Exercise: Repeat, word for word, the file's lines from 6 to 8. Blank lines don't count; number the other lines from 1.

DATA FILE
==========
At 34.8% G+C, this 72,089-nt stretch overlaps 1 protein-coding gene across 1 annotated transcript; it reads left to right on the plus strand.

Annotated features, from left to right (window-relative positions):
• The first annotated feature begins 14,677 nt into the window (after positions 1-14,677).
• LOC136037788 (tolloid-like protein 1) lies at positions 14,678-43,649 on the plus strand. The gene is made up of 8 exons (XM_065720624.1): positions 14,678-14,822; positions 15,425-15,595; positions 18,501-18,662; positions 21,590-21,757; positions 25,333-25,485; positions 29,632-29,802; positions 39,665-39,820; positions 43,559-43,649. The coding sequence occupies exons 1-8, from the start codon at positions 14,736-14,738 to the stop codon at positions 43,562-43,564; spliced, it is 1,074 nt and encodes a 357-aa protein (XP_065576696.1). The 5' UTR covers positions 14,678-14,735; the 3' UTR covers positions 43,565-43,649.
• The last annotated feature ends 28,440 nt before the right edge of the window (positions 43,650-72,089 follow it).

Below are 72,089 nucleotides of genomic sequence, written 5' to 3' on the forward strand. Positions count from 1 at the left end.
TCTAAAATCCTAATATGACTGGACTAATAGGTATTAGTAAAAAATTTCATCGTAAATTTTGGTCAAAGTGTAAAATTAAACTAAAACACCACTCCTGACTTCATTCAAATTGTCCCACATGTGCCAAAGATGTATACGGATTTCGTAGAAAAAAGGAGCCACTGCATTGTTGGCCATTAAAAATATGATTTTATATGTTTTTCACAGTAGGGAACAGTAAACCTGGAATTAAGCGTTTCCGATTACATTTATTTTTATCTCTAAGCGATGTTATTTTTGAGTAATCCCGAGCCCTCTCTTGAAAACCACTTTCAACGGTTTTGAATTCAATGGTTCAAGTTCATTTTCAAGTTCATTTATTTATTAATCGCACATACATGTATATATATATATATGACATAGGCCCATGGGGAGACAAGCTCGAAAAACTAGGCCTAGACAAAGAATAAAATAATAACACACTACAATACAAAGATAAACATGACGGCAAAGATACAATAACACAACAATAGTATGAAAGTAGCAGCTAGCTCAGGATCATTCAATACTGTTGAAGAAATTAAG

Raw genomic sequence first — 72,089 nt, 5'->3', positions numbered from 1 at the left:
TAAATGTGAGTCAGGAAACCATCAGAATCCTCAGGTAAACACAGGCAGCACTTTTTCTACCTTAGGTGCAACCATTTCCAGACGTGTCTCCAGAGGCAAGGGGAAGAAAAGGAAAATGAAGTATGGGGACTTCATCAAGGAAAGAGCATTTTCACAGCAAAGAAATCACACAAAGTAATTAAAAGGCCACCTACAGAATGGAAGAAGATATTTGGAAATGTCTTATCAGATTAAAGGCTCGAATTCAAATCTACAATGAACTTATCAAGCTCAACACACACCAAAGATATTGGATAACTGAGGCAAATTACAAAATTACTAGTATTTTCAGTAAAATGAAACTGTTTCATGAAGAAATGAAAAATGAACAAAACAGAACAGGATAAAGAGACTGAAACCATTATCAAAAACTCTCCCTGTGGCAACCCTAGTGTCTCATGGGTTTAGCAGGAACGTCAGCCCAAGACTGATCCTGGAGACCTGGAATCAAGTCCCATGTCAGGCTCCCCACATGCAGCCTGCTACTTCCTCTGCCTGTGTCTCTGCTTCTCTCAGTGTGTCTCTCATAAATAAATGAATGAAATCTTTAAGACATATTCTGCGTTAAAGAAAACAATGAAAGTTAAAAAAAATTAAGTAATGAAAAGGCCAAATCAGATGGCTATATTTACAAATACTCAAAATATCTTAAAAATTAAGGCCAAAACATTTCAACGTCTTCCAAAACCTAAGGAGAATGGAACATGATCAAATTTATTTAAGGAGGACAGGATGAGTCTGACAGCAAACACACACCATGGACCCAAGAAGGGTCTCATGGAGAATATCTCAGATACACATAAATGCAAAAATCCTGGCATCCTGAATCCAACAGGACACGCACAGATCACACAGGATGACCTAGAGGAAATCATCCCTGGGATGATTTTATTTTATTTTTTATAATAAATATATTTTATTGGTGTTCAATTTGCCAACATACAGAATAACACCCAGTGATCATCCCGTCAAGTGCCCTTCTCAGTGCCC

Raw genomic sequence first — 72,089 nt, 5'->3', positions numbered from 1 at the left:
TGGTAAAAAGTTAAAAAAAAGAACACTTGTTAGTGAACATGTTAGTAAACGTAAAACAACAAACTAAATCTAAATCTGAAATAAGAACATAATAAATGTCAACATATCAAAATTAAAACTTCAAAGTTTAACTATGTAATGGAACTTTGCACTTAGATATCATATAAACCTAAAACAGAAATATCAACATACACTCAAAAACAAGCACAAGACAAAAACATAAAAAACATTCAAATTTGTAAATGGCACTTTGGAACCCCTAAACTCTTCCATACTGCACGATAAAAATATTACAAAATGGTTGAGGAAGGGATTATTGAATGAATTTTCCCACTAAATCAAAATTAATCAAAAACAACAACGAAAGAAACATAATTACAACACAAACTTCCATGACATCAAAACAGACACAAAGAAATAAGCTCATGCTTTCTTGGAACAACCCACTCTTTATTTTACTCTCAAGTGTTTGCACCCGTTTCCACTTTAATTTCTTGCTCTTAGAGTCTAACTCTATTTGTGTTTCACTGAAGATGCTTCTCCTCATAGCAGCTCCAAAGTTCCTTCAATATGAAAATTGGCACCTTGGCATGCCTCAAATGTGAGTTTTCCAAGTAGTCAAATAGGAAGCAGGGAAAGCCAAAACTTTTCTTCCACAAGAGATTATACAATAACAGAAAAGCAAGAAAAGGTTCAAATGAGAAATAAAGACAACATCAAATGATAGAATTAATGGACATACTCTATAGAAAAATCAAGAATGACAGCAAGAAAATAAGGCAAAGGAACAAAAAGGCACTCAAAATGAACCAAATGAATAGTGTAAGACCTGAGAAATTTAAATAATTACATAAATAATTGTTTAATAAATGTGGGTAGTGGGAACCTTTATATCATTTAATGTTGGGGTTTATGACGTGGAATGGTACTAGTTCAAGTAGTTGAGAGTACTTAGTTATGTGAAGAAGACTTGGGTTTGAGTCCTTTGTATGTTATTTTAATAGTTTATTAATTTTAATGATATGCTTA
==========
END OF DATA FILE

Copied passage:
Below are 72,089 nucleotides of genomic sequence, written 5' to 3' on the forward strand. Positions count from 1 at the left end.
TCTAAAATCCTAATATGACTGGACTAATAGGTATTAGTAAAAAATTTCATCGTAAATTTTGGTCAAAGTGTAAAATTAAACTAAAACACCACTCCTGACTTCATTCAAATTGTCCCACATGTGCCAAAGATGTATACGGATTTCGTAGAAAAAAGGAGCCACTGCATTGTTGGCCATTAAAAATATGATTTTATATGTTTTTCACAGTAGGGAACAGTAAACCTGGAATTAAGCGTTTCCGATTACATTTATTTTTATCTCTAAGCGATGTTATTTTTGAGTAATCCCGAGCCCTCTCTTGAAAACCACTTTCAACGGTTTTGAATTCAATGGTTCAAGTTCATTTTCAAGTTCATTTATTTATTAATCGCACATACATGTATATATATATATATGACATAGGCCCATGGGGAGACAAGCTCGAAAAACTAGGCCTAGACAAAGAATAAAATAATAACACACTACAATACAAAGATAAACATGACGGCAAAGATACAATAACACAACAATAGTATGAAAGTAGCAGCTAGCTCAGGATCATTCAATACTGTTGAAGAAATTAAG

Raw genomic sequence first — 72,089 nt, 5'->3', positions numbered from 1 at the left: